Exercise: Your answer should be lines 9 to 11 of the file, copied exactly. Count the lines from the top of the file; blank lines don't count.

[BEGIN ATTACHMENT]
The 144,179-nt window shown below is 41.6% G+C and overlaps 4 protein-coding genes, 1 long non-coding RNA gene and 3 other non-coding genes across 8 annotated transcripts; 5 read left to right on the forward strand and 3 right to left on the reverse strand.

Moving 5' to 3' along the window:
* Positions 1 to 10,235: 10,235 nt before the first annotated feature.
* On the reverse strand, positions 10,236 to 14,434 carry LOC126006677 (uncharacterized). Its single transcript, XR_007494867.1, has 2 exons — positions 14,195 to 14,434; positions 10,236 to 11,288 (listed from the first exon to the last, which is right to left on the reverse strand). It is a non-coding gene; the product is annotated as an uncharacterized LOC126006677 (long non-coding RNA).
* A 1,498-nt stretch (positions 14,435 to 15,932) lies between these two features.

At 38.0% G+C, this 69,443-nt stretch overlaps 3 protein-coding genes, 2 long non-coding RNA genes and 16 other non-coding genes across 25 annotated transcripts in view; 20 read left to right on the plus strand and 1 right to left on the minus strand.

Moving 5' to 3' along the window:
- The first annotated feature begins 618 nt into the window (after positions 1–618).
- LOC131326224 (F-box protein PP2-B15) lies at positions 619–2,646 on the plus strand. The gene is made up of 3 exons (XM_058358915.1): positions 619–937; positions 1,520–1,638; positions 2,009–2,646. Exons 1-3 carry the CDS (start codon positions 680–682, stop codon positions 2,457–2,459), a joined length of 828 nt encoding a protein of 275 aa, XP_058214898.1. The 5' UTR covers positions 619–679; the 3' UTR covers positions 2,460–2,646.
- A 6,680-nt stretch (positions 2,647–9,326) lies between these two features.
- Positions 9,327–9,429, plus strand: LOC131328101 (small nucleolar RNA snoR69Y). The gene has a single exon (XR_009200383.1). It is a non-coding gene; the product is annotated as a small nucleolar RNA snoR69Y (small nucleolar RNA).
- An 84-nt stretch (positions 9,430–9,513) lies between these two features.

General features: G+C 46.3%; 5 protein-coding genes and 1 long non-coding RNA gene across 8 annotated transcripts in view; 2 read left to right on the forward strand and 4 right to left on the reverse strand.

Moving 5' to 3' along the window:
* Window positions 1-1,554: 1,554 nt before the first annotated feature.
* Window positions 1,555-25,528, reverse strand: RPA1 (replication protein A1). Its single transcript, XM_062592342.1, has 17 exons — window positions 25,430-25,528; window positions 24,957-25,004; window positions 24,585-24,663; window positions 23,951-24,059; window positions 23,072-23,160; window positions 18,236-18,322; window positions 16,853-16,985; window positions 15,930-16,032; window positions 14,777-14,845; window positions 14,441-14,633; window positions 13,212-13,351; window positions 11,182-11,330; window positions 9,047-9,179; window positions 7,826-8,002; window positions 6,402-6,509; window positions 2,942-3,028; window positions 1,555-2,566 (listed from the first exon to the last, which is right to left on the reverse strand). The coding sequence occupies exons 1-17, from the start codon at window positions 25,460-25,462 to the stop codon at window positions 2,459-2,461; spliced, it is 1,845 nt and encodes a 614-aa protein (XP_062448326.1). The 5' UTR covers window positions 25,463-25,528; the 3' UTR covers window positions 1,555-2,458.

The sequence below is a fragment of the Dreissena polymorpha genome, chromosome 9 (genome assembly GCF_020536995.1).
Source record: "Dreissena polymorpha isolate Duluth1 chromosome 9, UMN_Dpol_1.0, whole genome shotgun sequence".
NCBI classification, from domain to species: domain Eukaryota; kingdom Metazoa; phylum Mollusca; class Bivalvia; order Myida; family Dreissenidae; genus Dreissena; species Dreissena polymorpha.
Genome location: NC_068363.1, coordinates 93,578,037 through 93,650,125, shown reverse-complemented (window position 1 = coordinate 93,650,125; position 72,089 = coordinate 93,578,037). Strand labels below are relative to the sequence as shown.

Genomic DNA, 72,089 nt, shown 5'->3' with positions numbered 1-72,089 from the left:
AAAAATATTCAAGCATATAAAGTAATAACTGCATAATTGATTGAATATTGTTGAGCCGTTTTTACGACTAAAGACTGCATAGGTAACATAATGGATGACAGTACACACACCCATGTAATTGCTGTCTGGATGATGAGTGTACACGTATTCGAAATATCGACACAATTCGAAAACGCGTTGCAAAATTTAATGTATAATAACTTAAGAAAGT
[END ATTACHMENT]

- LOC131326224 (F-box protein PP2-B15) lies at positions 619–2,646 on the plus strand. The gene is made up of 3 exons (XM_058358915.1): positions 619–937; positions 1,520–1,638; positions 2,009–2,646. Exons 1-3 carry the CDS (start codon positions 680–682, stop codon positions 2,457–2,459), a joined length of 828 nt encoding a protein of 275 aa, XP_058214898.1. The 5' UTR covers positions 619–679; the 3' UTR covers positions 2,460–2,646.
- A 6,680-nt stretch (positions 2,647–9,326) lies between these two features.
- Positions 9,327–9,429, plus strand: LOC131328101 (small nucleolar RNA snoR69Y). The gene has a single exon (XR_009200383.1). It is a non-coding gene; the product is annotated as a small nucleolar RNA snoR69Y (small nucleolar RNA).